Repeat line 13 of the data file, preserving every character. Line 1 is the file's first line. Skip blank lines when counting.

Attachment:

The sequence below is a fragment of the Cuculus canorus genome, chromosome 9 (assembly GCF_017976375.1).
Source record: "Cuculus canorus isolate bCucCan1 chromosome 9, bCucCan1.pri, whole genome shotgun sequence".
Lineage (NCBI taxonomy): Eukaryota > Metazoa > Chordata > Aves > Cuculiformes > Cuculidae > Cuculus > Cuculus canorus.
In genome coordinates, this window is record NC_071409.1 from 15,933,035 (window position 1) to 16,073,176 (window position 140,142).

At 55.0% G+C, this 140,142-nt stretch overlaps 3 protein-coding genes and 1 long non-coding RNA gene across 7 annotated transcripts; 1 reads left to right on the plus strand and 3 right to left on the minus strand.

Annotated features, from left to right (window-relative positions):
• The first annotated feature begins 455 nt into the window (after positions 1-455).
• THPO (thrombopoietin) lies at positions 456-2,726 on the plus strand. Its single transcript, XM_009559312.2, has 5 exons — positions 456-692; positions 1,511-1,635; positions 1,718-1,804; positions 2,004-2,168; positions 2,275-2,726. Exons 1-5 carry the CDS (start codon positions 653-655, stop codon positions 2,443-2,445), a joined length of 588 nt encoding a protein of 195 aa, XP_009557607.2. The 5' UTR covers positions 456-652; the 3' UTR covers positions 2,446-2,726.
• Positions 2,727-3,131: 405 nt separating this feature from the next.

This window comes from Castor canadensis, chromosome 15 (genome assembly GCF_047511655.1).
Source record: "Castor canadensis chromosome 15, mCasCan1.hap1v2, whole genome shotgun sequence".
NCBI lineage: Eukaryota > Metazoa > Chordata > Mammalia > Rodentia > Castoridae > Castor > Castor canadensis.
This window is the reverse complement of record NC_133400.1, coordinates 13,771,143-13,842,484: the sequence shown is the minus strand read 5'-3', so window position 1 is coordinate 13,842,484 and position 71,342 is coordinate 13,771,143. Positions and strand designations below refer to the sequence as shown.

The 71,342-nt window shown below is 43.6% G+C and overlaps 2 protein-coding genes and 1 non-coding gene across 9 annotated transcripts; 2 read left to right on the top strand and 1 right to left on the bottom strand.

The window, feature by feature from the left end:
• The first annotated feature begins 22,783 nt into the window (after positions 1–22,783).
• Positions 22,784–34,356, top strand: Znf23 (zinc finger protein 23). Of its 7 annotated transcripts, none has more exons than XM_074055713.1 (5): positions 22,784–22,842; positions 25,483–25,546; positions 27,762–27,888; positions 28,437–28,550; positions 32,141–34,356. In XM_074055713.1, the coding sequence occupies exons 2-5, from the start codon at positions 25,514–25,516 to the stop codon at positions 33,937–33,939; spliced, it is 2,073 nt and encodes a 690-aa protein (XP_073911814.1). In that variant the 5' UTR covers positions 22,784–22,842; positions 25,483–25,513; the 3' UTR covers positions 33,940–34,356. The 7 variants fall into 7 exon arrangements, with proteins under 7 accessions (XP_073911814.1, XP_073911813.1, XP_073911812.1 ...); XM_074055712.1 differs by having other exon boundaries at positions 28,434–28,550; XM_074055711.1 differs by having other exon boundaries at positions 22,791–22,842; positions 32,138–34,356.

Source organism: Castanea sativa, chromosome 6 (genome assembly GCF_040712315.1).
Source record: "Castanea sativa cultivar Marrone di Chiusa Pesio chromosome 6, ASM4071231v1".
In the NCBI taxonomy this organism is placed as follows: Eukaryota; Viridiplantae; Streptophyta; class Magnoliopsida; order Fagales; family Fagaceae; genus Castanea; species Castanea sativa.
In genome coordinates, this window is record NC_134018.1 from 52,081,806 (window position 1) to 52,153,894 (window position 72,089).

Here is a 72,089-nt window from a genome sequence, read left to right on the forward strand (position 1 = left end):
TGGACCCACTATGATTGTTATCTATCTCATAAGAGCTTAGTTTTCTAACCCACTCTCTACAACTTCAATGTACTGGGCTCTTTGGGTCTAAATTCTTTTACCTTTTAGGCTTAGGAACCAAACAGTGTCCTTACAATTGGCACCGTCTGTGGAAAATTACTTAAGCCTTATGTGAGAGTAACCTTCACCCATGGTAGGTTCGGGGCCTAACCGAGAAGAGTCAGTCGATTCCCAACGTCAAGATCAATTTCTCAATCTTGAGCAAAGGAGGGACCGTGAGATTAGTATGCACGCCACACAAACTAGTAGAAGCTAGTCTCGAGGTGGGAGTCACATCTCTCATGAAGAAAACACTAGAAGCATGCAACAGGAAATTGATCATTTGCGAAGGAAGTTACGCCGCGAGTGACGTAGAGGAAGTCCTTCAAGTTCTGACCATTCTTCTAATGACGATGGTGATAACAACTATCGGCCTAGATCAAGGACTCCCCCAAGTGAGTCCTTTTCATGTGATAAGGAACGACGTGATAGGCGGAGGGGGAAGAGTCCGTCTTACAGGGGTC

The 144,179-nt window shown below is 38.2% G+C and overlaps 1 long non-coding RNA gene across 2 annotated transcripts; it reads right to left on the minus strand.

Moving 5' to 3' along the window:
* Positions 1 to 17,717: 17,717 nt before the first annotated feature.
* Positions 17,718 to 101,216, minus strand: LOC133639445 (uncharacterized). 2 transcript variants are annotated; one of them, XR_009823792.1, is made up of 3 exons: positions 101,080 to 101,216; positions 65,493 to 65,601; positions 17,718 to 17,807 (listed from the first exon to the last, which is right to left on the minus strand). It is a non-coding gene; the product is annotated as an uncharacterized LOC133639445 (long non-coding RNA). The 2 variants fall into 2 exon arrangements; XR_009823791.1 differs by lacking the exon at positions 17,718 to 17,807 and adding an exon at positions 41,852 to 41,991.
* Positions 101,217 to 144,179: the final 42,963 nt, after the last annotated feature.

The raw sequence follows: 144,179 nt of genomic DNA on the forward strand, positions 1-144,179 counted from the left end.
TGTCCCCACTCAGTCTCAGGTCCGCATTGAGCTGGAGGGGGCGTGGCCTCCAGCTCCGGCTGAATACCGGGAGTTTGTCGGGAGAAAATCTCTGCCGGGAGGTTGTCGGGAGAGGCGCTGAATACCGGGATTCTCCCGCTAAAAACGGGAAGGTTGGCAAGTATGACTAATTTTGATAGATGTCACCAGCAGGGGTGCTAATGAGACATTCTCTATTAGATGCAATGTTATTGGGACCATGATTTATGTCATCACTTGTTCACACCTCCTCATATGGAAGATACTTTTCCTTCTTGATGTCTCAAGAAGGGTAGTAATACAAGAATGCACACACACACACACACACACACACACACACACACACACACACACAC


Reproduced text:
This window is the reverse complement of record NC_133400.1, coordinates 13,771,143-13,842,484: the sequence shown is the minus strand read 5'-3', so window position 1 is coordinate 13,842,484 and position 71,342 is coordinate 13,771,143. Positions and strand designations below refer to the sequence as shown.